FRANKFURT (Reuters) - The European Central Bank is set to keep its ultra-easy policy stance firmly in place on Thursday but may acknowledge better growth prospects, setting the stage for a small signal as early as June about an eventual reduction of stimulus.
ECB President Mario Draghi is likely to point to still-weak inflation, muted wage growth and an uncertain outlook to argue that easing off the accelerator now could unravel years of work that have consumed much of the ECB’s firepower, a poll of analysts showed.
But Draghi may acknowledge the euro zone’s solid growth momentum, surging consumer and business confidence, and receding political risk after the first round of France’s presidential vote put a pro-euro centrist in pole position.
The mild optimism would come after years of extraordinary but untested stimulus measures.
Having missed its 2 percent inflation target for four consecutive years, the ECB is buying 60 billion euros worth of bonds per month at least until the end of the year and plans to keep rates deep in negative territory until much later.
But growth is on its best run since the global financial crisis, inflation is comfortably above 1 percent and the ECB’s policy arsenal is nearly depleted, all fuelling calls by conservative policymakers to start plotting the way to the exit.
In a departure from the bank’s long-held, more pessimistic stance, ECB board member Benoit Coeure, a key ally of Draghi, recently argued that the balance of risk for the economy is now largely balanced.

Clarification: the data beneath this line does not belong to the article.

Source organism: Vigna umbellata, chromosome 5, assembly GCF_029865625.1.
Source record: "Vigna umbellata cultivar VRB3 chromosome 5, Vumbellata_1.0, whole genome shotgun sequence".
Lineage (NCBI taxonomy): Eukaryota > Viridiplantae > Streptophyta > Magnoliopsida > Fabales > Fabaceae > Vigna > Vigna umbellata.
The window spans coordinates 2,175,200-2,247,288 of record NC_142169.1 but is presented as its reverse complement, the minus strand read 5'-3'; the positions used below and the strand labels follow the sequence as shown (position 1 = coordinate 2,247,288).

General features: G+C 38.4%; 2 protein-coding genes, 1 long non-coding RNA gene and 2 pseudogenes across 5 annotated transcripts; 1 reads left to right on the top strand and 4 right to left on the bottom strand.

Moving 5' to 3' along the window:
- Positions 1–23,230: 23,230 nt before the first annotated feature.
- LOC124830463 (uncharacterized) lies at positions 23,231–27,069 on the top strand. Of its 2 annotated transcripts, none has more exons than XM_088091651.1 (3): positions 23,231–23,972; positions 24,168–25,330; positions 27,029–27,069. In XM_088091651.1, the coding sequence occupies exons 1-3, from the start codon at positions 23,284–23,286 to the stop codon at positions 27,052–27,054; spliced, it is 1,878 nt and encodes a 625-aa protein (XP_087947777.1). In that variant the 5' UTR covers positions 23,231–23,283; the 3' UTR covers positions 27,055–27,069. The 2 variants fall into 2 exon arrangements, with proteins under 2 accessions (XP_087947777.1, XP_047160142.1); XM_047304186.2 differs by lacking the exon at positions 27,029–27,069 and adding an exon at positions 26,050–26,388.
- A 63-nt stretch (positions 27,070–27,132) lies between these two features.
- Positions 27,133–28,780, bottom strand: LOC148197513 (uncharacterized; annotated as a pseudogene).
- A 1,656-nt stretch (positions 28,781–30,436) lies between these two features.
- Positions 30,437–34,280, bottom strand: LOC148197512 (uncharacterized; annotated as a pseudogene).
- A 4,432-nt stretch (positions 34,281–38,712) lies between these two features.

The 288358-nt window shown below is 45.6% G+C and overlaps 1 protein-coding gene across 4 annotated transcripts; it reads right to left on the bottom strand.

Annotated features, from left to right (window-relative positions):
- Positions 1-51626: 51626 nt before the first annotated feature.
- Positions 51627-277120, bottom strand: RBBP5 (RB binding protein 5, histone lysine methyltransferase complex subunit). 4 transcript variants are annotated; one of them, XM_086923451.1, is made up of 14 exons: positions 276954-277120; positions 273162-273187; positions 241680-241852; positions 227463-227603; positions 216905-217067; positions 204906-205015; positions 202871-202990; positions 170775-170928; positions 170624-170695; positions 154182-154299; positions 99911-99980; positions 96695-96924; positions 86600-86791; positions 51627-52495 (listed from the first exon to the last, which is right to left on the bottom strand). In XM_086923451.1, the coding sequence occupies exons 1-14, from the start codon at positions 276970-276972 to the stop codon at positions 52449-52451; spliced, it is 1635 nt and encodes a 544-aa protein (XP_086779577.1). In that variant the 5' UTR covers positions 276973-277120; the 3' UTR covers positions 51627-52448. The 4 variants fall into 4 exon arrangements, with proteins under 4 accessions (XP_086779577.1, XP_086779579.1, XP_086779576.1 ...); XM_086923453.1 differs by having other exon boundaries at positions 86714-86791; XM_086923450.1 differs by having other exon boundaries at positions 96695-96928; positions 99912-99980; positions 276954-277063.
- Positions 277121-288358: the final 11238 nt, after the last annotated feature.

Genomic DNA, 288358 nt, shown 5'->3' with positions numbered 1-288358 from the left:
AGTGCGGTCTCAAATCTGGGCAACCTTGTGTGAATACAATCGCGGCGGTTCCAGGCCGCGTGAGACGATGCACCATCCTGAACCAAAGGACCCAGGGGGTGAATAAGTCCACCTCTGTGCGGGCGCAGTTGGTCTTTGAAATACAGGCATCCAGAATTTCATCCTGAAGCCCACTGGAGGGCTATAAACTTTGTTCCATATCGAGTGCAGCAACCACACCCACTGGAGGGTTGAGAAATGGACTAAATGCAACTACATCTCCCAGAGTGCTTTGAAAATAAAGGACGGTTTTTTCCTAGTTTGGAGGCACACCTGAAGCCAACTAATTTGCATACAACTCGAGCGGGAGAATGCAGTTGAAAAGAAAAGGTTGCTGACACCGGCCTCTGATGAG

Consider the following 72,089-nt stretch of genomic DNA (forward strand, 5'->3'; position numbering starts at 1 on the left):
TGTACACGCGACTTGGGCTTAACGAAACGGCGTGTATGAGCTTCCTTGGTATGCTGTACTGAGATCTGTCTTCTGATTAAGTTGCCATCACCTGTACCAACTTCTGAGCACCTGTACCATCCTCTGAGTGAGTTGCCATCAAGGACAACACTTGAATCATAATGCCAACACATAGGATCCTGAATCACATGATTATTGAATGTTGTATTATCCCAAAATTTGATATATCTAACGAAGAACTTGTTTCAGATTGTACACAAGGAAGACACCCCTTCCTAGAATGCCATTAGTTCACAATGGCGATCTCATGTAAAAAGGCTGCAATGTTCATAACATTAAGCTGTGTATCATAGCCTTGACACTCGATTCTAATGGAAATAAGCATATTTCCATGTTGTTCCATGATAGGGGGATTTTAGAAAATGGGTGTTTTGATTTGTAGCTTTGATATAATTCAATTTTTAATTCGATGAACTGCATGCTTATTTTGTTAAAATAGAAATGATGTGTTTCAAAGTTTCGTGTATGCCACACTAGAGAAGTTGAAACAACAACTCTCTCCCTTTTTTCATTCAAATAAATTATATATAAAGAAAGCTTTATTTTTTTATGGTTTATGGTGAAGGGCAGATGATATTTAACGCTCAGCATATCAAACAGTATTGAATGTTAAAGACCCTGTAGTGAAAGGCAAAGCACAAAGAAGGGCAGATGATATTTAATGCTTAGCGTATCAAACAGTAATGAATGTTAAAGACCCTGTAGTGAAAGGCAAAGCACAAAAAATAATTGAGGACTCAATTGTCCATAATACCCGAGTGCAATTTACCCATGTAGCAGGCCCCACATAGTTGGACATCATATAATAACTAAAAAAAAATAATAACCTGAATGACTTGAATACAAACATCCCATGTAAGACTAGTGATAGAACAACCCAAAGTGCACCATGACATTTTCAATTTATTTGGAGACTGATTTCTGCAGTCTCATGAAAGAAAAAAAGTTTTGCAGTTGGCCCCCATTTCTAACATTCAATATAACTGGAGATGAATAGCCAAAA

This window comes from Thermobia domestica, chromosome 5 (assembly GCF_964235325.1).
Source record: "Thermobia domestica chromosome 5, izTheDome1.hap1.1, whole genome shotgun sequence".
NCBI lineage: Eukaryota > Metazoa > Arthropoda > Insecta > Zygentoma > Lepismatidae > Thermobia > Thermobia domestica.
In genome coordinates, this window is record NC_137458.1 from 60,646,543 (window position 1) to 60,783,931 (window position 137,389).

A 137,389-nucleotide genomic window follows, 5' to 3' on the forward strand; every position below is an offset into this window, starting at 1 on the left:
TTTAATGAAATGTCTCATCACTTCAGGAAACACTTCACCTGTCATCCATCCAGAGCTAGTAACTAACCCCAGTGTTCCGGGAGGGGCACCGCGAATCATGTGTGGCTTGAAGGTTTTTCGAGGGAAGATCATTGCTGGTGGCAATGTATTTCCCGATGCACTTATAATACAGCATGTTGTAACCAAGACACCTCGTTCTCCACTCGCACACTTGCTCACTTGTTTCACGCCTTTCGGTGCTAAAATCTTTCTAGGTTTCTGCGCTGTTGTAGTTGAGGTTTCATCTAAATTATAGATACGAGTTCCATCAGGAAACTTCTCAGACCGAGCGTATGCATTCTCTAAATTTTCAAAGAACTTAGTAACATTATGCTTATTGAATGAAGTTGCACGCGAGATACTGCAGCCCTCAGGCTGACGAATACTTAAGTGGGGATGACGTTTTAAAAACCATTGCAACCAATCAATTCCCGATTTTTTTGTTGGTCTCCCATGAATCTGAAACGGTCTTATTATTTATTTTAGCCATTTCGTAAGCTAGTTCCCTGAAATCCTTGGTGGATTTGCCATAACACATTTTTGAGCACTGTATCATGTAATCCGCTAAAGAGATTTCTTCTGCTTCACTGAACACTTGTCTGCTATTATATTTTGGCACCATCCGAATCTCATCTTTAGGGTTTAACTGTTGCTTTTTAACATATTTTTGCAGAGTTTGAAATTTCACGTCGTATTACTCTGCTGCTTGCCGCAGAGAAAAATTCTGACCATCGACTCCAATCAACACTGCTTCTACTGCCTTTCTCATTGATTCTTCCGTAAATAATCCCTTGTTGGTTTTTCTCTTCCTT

Coeure’s view may not signal an imminent policy shift but suggests growing confidence in the outlook and a willingness to entertain the once-taboo subject of scaling back stimulus.
The ECB announces its rate decision at 1145 GMT and Draghi will hold a news conference at 1230 GMT.
The next step, possibly in June, could mean dropping a bias for even more policy easing and changing the wording of Draghi’s regular opening statement to reflect improved prospects for the economy.
Last month, the ECB removed one phrase from the statement -- a pledge to act “using all the instruments available within its mandate” if needed -- to signal a diminishing urgency for more policy action.
Some or all the references to prevailing downside risks to the outlook, to the possibility of further rate cuts or to larger asset purchases may be taken out, sources with direct knowledge of the bank’s deliberations told Reuters earlier.
Policymakers are likely to remain cautious, however, particularly those from the periphery of the bloc.
“Before getting too enthusiastic, not all is well in the euro zone,” ING economist Carsten Brzeski said.
“Despite the cyclical upswing, unemployment rates in many countries remain far too high to reduce social inequality, government debt ratios have hardly come down in most countries, and further and necessary works on the structure of the monetary union have been put on hold.”
Conservative policymakers meanwhile argue that too much stimulus may already be fuelling asset price bubbles, risking financial stability and eroding bank earnings so much that the measures could actually hold back lending and thwart growth.
The ECB may also need to preserve whatever firepower it still has left in case of renewed turmoil.
“We see only a short window for starting to withdraw the non-standard policy measures, with the next potential tail risk event approaching fast: Italian elections,” Societe General economist Anatoli Annenkov said.
“We thus see a need for the governors to reach a compromise on an exit strategy over the summer.”
Such a timeline would suggest cautious optimism from Draghi on Thursday, with the ECB readying for a more ambitious shift in June.
“We think that Thursday’s meeting will be used by the ECB as a ‘bridge’ to the June rendezvous, which promises to be important,” UniCredit economist Marco Valli said.
“If, as it now seems very likely, the French will elect a mainstream president, on June 8 the ECB will probably scale back some of its prudence and the new staff projections will finally show a broadly balanced risk assessment.”
Editing by Catherine Evans